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Facebook Is Removing Viral Posts Linking to a Neo-Nazi Site

August 15, 2017, 5:06 PM UTC

Facebook is usually more than happy to have news posts go viral. But this week, the social networking giant is actively removing links to a viral article that appears on the white supremacist site Daily Stormer.

The article in question, which The Verge reports had been shared more than 65,000 times as of Monday night, features numerous personal attacks against Heather Heyer, the woman who was killed on Saturday when a car smashed into a crowd protesting the white nationalist rally in Charlottesville, Va. Several others were injured in the incident and the alleged driver of the car, James Alex Fields Jr., has been charged with second-degree murder.

Facebook has said that the article violates its community standards, which do not permit hate speech on the social network. Facebook will only permit posts sharing the Daily Stormer article to remain on the site if they include a caption clearly condemning the article’s content and/or the domain itself, and the company said it is removing all posts that share the Daily Stormer article without a caption.

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Multiple tech companies have taken steps against the Daily Stormer website, which is known as a hub for white supremacist propaganda and an online gathering place for Neo-Nazis and the “alt-right,” in the wake of the site’s response to the weekend’s events in Charlottesville. On Monday, GoDaddy revoked the site’s domain registration, forcing the Daily Stormer to temporarily move its domain to Alphabet’s Google, before that host also revoked the Daily Stormer’s domain registration. Google also banned the Daily Stormer’s YouTube channel. Both GoDaddy and Google said the website, which is offline as of Tuesday, violated their terms of service.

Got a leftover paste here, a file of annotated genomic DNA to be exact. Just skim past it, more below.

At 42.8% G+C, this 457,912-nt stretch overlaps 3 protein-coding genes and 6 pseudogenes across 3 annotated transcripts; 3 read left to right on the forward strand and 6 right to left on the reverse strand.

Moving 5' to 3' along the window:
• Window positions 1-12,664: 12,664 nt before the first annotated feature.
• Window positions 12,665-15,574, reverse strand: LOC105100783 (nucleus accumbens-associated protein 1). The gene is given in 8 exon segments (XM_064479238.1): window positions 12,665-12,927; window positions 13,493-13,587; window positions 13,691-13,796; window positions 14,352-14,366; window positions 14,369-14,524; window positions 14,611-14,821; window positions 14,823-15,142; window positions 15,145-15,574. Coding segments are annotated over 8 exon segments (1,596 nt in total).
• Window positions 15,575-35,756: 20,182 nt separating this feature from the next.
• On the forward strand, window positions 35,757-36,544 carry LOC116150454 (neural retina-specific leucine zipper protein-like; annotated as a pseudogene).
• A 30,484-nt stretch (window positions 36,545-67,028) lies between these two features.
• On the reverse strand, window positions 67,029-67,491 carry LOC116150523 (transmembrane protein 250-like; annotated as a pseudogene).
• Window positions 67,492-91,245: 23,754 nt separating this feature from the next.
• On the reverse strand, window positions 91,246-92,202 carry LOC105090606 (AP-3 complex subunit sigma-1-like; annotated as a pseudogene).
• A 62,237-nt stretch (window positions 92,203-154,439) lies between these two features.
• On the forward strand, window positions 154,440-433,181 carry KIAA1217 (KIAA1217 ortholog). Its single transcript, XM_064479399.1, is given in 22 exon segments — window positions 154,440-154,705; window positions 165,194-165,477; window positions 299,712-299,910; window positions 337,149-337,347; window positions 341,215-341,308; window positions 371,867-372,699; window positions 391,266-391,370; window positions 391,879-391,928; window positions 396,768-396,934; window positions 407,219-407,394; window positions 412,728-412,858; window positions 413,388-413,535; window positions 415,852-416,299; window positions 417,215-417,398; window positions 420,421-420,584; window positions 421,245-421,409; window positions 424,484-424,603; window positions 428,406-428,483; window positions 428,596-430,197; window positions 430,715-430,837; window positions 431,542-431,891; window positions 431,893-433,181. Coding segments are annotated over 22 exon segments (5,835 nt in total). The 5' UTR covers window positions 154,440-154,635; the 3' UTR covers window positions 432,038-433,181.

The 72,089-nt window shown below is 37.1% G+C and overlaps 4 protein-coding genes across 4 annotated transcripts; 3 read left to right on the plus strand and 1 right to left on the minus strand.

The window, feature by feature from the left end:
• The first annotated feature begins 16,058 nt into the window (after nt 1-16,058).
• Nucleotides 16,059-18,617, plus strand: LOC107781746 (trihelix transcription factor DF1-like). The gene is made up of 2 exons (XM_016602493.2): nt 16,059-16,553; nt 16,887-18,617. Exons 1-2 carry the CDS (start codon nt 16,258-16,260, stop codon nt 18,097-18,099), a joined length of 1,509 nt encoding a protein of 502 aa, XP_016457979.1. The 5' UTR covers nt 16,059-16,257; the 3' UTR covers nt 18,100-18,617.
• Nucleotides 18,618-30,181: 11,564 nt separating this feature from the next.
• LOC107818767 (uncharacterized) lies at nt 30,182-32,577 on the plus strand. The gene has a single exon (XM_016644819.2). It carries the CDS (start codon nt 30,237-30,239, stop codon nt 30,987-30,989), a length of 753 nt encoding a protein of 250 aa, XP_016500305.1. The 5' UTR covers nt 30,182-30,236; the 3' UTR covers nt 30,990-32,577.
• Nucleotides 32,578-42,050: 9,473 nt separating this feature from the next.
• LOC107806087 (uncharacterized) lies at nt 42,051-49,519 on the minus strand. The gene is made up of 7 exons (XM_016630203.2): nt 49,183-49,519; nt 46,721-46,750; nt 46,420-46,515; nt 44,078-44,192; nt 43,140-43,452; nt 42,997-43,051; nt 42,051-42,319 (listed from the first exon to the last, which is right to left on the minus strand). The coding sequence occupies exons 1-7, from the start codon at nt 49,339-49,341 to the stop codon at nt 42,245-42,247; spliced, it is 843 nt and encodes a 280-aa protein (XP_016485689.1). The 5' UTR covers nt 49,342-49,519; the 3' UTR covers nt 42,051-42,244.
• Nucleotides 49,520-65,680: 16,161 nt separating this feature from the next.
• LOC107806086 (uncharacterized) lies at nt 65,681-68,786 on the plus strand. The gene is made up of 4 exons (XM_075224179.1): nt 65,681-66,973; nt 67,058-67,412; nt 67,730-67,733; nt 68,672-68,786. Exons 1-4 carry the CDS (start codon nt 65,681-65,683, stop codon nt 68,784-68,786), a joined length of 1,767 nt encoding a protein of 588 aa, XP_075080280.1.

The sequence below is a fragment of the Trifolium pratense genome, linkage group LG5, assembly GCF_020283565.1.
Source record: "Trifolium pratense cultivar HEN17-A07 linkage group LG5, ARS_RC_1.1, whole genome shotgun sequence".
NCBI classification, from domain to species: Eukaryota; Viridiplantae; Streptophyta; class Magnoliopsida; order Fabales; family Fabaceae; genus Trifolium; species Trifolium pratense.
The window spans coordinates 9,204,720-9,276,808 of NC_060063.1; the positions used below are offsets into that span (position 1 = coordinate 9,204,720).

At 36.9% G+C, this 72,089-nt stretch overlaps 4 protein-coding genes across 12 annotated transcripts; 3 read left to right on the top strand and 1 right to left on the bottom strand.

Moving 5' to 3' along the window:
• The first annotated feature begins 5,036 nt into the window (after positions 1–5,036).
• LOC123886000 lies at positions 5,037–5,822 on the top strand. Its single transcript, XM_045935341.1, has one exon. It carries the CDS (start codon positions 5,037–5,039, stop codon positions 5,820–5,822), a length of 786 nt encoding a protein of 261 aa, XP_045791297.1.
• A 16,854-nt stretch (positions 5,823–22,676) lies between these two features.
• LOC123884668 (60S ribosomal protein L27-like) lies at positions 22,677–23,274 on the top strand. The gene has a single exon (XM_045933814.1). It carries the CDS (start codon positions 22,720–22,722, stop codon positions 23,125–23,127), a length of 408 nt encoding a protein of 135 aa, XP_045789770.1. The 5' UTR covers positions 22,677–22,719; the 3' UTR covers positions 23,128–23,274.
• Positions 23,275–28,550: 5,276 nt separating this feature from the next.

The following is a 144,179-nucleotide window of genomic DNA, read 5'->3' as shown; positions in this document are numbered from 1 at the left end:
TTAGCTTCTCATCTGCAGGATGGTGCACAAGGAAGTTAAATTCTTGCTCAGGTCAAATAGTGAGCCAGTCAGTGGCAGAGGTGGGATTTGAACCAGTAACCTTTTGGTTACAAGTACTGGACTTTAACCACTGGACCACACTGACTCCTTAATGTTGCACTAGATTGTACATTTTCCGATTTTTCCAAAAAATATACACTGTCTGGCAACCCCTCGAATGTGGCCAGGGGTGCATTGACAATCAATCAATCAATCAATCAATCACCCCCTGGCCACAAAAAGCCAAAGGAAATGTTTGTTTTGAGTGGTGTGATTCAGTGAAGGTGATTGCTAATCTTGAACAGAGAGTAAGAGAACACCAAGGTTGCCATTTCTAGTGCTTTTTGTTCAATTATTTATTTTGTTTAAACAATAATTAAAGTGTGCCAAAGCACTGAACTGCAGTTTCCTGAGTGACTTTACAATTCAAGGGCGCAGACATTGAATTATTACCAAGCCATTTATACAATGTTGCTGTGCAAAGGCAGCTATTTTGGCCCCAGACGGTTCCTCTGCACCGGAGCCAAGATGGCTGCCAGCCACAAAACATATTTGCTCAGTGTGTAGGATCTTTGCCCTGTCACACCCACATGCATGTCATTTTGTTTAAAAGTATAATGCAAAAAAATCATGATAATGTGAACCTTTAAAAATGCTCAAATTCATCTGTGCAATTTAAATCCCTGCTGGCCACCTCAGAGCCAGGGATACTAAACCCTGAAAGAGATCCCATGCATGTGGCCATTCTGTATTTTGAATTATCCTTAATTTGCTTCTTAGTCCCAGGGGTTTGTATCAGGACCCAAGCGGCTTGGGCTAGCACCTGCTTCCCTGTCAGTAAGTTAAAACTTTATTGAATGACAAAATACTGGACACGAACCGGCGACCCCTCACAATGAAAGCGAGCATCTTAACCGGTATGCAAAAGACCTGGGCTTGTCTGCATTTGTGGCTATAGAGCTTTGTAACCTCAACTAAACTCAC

Facebook was criticized last year when it was reported that the human curators of the social networking giant’s Trending news section were biased against conservative news outlets. The company has since increased the automation of its Trending section to avoid claims that Facebook is hand-picking the editorial content that is shared most widely.

However, in removing posts sharing the Daily Stormer article, Facebook seems to be merely continuing its recently stepped-up efforts to combat the spread of offensive and hateful content on social media. Other services such as Twitter and Google’s YouTube have taken similar steps over the past year amid concerns that hate groups and terrorist groups are using the Internet for calls to violence.